In 2013, a new organisation emerged in the United States of America which sought to support the separation of Church and state, and it styled itself after the Church of Satan as founded by Anton LaVey, most famous in the nineteen-sixties and seventies. But whereas that was justifiably suspected to be an ego trip for LaVey, this was something different, as it saw the rise of Christianity as a political instead of a religious force as a real threat to freedom in their country. Naturally, this ruffled a few feathers, with the fundamentalist Christians believing them to be actually advocating the worship of The Devil, but what they were doing was quite different - they did not even believe.
Director Penny Lane took a humorous approach to her investigation of the personalities at the heart of this documentary, but she had a serious point to make as well. While the Satanists here were quite upfront about not particularly believing in Satan as a genuine entity, despite their call of "Hail Satan!" at every opportunity, it was clear they had set their sights on the raging hypocrisy the Christian Church represented to them, basically one rule for the Christians and another rule for everyone else. Yet it went further, positing that their religious pressure was actively harmful and had been a source of the evil they claimed to be against.
Was this in any way a justified position? Actually, unless you were a fervent believer in God - and many people were who would not dream of watching a documentary with this title - there was a lot of rationality in this, as the Satanists-but-not-really were capable of arguing their case very convincingly. If you were not especially Christian but were sick of hipsters co-opting cultural artefacts then you might not feel so benevolent towards them, but there was an edge of deeply held outrage here that made sense the further this tale progressed. After all, the Christian churches of whatever denominations were keen to have control over the populace's bodies as well as their souls.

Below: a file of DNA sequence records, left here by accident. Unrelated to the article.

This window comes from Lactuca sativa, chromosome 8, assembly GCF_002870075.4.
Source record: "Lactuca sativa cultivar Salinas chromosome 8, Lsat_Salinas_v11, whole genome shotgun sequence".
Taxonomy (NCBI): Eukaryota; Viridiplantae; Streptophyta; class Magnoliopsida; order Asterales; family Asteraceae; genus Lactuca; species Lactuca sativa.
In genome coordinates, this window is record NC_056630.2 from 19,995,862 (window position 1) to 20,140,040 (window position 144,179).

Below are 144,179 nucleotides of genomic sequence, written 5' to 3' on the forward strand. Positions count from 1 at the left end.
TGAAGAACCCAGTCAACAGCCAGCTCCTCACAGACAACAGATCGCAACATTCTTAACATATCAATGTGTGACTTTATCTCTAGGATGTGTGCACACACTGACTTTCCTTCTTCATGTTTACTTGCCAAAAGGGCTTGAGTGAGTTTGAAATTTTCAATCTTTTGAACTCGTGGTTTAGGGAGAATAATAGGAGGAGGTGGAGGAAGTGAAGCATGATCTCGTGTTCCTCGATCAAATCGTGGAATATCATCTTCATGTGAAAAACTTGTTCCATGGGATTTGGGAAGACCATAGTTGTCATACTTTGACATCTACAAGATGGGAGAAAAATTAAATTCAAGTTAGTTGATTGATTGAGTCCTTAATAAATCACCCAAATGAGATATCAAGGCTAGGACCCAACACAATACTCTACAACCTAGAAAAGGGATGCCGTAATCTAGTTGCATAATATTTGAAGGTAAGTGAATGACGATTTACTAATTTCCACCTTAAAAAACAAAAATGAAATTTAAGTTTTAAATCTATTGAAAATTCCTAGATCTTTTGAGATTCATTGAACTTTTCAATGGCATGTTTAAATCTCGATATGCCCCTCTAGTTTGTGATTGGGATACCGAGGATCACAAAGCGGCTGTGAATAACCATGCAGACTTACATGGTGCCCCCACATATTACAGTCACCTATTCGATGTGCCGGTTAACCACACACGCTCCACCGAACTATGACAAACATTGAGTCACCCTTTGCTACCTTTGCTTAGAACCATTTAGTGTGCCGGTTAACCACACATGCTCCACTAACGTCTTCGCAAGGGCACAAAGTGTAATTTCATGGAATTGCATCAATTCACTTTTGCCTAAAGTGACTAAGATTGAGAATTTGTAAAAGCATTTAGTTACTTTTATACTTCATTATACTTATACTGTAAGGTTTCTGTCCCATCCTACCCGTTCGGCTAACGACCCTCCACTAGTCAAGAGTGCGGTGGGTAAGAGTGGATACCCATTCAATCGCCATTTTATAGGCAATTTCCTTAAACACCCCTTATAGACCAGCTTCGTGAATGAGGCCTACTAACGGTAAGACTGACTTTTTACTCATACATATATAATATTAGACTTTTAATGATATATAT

That control freakery led them to some very grim places indeed which made dressing up in black robes and doing the heavy metal devil horns gesture look positively innocuous in comparison (lest we forget, the religious have their own costumes to don as well, they just call it tradition). As far as the soul-crushing darkness went, we're talking about how the Church, and not solely the Catholic Church, not only covered up sexual abuse of children by its members, but actually allowed it to continue by protecting the criminals. Or how there was a Satanic abuse panic in the eighties that lasts to this day that was wholly invented, but that did not prevent many innocent lives being ruined because nobody was willing to stand up to these supposed holy people's self-serving lies.
As one man who was victimised for playing Dungeons and Dragons says, the religious were projecting: accusing the innocent of being abusers when they were the abusers themselves. The bulk of the story here is about placing a statue of Baphomet next to what turns out to be an illegal monument to the Ten Commandments (a minor craze kicked off in the fifties to publicise the Charlton Heston movie!), and they have a villain in a reverend turned politician, but perhaps with so much to cram in (politics, pranks, non-violent protest, women's rights, etc) this stood as a little scattershot. Nevertheless, thought provoking and refreshing - and funny, as their stunts were in humorous bad taste, a sense of humour vital in approaching this subject since being laughed at is the last thing the self-righteously oppressive want. While this was largely American in focus, though chapters have sprung up across the globe, the excesses of religion were universal enough for this to appeal to many doubters. Music by Brian McOmber.